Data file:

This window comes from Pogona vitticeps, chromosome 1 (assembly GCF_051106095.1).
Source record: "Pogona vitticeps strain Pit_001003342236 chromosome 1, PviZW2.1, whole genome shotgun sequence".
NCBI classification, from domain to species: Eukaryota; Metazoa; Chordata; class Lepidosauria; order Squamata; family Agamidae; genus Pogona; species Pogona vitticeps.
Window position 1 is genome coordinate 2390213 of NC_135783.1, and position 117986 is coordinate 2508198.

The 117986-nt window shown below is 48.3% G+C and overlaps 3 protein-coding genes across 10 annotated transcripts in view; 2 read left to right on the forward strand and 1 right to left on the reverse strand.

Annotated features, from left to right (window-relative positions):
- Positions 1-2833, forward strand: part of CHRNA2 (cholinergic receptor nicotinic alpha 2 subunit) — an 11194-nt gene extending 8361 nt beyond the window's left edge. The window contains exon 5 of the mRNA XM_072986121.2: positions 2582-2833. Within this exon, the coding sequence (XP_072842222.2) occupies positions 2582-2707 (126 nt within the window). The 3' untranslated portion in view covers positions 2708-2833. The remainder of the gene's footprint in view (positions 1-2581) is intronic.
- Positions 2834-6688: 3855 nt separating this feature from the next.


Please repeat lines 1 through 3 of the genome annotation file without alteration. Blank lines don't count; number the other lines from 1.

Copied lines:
This window comes from Pogona vitticeps, chromosome 1 (assembly GCF_051106095.1).
Source record: "Pogona vitticeps strain Pit_001003342236 chromosome 1, PviZW2.1, whole genome shotgun sequence".
NCBI classification, from domain to species: Eukaryota; Metazoa; Chordata; class Lepidosauria; order Squamata; family Agamidae; genus Pogona; species Pogona vitticeps.